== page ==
Consider, too, critic Susan Gallagher's account below wherein Achebe discusses why he chose not to write or translate Things Fall Apart into "Union Igbo."  What does Achebe use the "weapon" of the English language to accomplish in Things Fall Apart?

    "In response to the now infamous declaration of Kenyan writer Ngugi wa Thiong'o that African writers should write in African languages, Achebe commented [in a talk at West Chester Univ.]: 'The British did not push language into my face while I was growing up.' He chose to learn English and eventually to write in English as a means of 'infiltrating the ranks of the enemy and destroying him from within.'....'It doesn't matter what language you write in, as long as what you write is good,' Achebe stated....Yet Achebe fully recognizes that English is symbolically and politically connected with the despoiler of traditional culture with intolerance and bigotry. 'Language is a weapon, and we use it,' he argued. 'There's no point in fighting a language'" (qtd. in Gallagher ).

    "When someone asked if Things Fall Apart had ever been translated into Igbo, Achebe's mother tongue, he shook his head and explained that Igbo exists in numerous dialects, differing from village to village. Formal, standardized, written Igbo -- like many other African languages -- came into being as a result of the Christian missionaries' desire to translate the Bible into indigenous tongues. Unfortunately, when the Christian Missionary Society tackled Igbo,...they brought together six Igbo converts, each from a different location, each speaking a different dialect." The resulting 'Union Igbo' bore little relationship to any of the six dialects--"a strange hodge-podge with no linguistic elegance, natural rhythm or oral authenticity"--yet the missionaries authorized it as the official written form of the Igbo languages. Achebe would not consent to have his novel translated into this "linguistic travesty" Union Igbo. "Consequently, one of the world's great novels, which has been translated into more than 30 languages, is unable to appear in the language of the very culture that it celebrates and mourns. This irony seems an apt symbol for the complex ways Western Christianity has both blessed and marred the cultures of Africa" (Gallagher ).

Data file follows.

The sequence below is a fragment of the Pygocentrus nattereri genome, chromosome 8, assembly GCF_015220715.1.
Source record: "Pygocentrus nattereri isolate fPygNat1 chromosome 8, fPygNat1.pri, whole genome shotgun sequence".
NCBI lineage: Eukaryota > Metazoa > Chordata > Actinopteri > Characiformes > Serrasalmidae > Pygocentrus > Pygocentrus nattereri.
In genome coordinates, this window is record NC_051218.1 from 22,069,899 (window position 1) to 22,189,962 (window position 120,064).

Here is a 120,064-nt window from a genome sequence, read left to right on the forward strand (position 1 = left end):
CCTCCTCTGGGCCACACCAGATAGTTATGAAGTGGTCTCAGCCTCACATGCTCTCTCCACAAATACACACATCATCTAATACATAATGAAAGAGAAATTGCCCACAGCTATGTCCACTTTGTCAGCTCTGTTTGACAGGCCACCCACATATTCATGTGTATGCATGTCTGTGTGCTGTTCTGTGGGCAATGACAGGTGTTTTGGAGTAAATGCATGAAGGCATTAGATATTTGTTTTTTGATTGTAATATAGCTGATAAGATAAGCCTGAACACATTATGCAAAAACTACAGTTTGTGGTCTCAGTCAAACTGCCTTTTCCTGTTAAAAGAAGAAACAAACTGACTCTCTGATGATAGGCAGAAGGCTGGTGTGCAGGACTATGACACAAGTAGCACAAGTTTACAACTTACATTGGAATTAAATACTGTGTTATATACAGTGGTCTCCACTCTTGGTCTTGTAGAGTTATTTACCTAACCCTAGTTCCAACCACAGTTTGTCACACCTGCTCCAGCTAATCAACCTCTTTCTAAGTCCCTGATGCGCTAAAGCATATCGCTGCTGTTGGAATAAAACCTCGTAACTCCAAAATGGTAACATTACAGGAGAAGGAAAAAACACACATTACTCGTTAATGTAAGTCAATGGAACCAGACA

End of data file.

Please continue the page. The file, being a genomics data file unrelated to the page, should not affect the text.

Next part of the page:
13. Achebe has integrated traditional Igbo/African elements in his novel—e.g., proverbs, parables, and stories from Igbo oral tradition and culture--and, as noted earlier, created a kind of "African English."  What effect(s) does this cross-cultural combination of Western literary forms and Igbo/African creative expression produce?